Dollar General beats Street; to open 1,000 stores and hike store managers pay
Dollar General on Thursday reported better-than-expected fourth quarter sales and earnings and said it planned to raise compensation and increase training for store managers.
The discounter also said it plans to open approximately 1,000 stores and remodel or relocate 900 existing stores in fiscal 2017.
Dollar General’s net income rose to $414.2 million or $1.49 per share in the fourth quarter, from $376.2 million or $1.30 per share a year earlier. Analysts on average had expected earnings of $1.41 per share.
Net sales increased 13.7% to $6.0 billion in quarter.
Same-store sales increased 1.0% from the year-ago period, primarily due to an increase in average transaction amount, partially offset by a slight decline in traffic that moderated from the second and third quarters.
Same-store sales were driven by positive results in the consumables and home products categories, partially offset by negative results in the seasonal and apparel categories.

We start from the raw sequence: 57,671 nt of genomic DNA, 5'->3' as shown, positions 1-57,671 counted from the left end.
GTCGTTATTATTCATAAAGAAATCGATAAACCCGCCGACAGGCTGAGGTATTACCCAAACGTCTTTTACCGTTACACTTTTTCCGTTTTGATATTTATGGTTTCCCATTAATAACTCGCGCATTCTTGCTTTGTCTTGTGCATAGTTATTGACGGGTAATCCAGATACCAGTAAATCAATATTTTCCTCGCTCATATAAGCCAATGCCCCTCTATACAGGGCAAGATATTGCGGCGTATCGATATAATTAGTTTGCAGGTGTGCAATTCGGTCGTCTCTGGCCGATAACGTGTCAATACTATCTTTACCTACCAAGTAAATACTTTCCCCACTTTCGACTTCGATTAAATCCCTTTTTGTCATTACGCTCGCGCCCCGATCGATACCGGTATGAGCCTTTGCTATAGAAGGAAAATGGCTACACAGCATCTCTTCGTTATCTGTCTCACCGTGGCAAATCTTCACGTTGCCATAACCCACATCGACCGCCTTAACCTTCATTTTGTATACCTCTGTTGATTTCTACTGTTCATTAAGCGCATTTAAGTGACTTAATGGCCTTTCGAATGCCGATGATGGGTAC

Dollar General said on Thursday it would hike compensation and provide more training for its store managers, a move that it hopes will improve service quality in stores over time but will pressure earnings this year.
Dollar General said its manager pay hike would put pressure on earning this year. It forecast earnings of $4.25 to $4.50 per share for the year ending February 2018, below the average analyst estimate of $4.39.
“Dollar General is well-positioned to serve our customers with value and convenience given our plans to open approximately 1,000 new stores in 2017,” said Todd Vasos, Dollar General’s CEO. “To strengthen our position for the long term, we are making significant investments, primarily in compensation and training for our store managers given the critical role this position plays in our customer experience, as well as strategic initiatives. While these investments are expected to put pressure on our 2017 earnings, we believe they will strengthen our market share position over time and are positive steps to further support sustainable growth for our shareholders over the long term.”
Dollar General’s full year 2016 net sales increased 7.9% to $22.0 billion. Same-store sales increased 0.9%. During 2016, the company opened 900 new stores and remodeled or relocated 906 stores.
The Science Behind Successful Online Gifting & What To Avoid To Protect Your Brand
People love to give gifts.